You would have thought we were going to have enough excitement for one evening. We were on our way to a proper dance tonight, the sort where couples of an older age bracket and one or two baby boomers tango and waltz the night away. The idea was to introduce Himself to the concept of aerobic exercise, give Magpie the chance to learn to move elegantly, and to spend the evening doing something other than arguing in front of the fire.
But oh no, the policeman had other ideas. He made the outing just that little bit more exciting; the type of exciting that had Himself champing at the bit and Magpie filing a complaint with Cumbria Constabulary’s HQ.
There appeared to have been an accident on the A685 on the way into Kirkby tonight. Two cars, quite far apart, round a sharpish bend and police cars either side and in between. The queue of traffic was impatient, several people turning round and driving back up the road, but it was moving, if slowly. The cars didn’t seem to be very damaged.
On our way back out, the queues seemed to have disappeared and as we rounded the bend, lights blazed over two pickup lorries with the cars loaded. The road was clear, so we drove on, and a light appeared – I don’t think I registered it until it shone so brightly into our windscreen that we couldn’t see anything at all. Himself asked why that idiot was driving towards us twice, when I realised it was a person with a torch and shouted at him to stop.
The policeman who had been walking towards us, doubtless in fear for his life at one moment, snatched open the driver’s door and yelled at Himself from a foot away. He demanded to know things like why we weren’t paying attention to what was going on and why didn’t Himself speak, instead of just staring. Then he wanted to know what Himself had taken, even lowering his voice once to ask me. He asked and said everything twice, even when he told Himself to put his seatbelt on.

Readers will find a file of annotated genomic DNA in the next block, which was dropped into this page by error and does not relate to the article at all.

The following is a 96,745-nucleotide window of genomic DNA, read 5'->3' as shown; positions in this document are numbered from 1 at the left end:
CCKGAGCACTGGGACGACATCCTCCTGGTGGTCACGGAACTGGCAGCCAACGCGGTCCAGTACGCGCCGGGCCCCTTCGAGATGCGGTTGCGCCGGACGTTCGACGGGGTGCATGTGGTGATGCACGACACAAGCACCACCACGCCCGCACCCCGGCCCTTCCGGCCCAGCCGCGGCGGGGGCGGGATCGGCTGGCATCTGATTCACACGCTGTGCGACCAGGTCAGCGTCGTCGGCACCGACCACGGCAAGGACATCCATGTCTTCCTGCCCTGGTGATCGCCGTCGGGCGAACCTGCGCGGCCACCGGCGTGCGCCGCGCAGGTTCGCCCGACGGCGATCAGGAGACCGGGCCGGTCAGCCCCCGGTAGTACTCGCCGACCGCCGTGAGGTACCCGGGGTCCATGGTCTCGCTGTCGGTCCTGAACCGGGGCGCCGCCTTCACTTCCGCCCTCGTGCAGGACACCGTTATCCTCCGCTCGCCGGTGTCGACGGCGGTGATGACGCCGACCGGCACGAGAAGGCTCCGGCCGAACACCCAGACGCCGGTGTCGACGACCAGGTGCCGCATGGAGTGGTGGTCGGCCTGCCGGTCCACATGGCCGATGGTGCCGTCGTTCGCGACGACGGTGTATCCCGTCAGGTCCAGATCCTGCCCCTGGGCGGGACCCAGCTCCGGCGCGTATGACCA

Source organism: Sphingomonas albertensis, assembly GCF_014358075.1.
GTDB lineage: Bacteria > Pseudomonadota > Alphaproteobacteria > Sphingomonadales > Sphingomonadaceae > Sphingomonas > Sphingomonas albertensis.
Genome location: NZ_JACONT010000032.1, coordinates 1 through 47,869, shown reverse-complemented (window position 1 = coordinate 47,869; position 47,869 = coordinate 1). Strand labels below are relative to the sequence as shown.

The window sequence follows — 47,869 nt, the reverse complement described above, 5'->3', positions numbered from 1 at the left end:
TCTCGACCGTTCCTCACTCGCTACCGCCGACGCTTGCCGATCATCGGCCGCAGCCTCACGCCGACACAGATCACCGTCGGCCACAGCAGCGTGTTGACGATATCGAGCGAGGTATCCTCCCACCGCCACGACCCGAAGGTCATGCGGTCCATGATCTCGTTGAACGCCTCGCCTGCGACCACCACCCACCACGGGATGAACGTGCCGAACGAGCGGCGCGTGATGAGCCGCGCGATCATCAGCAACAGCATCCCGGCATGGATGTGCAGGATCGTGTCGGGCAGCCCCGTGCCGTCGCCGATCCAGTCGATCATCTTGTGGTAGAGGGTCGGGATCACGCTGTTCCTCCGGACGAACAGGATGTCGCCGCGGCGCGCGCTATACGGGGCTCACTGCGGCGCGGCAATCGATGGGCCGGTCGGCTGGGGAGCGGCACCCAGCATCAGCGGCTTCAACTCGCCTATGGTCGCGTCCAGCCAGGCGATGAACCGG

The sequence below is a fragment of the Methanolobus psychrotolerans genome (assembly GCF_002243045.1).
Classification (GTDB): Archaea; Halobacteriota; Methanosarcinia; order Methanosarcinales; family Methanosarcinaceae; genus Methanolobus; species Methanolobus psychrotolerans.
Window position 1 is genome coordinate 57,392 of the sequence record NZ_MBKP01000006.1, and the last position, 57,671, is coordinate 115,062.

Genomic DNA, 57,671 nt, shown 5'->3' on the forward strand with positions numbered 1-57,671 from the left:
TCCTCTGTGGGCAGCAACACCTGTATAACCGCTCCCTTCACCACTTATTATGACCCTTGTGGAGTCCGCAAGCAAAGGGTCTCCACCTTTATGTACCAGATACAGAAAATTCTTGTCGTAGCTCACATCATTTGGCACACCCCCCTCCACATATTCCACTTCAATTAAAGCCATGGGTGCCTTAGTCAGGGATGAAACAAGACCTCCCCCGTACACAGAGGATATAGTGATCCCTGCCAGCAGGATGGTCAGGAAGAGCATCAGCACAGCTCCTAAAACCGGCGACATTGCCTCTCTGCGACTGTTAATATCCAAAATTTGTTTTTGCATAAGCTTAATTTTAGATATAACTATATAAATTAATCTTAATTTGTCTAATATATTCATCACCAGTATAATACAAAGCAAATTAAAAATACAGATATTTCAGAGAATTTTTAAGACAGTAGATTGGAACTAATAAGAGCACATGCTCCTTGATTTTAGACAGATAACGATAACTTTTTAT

Then he slammed the door shut. Himself said to look for his number, so we both leaned forwards to look at his arm. He saw us look, grabbed open the door again and screamed “Don’t start any trouble, don’t start any trouble, we’ll lock you up, we’ll lock you up!”
Himself spoke only to say “yep, okay, fine,” and the police officer took the hint, blared out one more thing which I can no longer remember, and slammed the door. We drove on. Himself uttered the first indignance. “He slammed the door, why would you do that? Why would you slam the door?”
I asked my dad’s advice as we drove, now late, to our dance and he was very sensible. He advised me to telephone the HQ, speak to the Duty Inspector, explain the story and ask for it to be logged on the computer. He said the last thing we wanted was that traffic officer to spend the next 6 months following Himself up hill and down dale.
So tomorrow morning, I’m waiting for the officer’s Inspector to phone me back.Turns out the ‘accident’ was probably connected to a rumoured police chase during a series of drugs raids, though everything is very shady.
And the dance? It was of course, sweet, fun, good to learn something new, had the dubious joy of being held too closely by a man older than my father – Himself got the man’s wife – and breaktime consisted of a cup of tea and a biscuit. Himself sweated profusely at the unexpected effort and I actually enjoyed the gentle dancing.
Supper was welsh rarebit on naan bread with a cuter side salad than what is shown in the picture.
Grill one side of the bread.
Take 2 eggs, beaten lightly and fill up their viscous liquid with grated cheese (sharp cheddar is best) until thick and gloopy.
Spread it onto the untoasted side of the bread and put it under the grill. Toast until the cheese is mottled and eat by itself, or with beans, or with tomato ketchup and a side salad with onions (very important).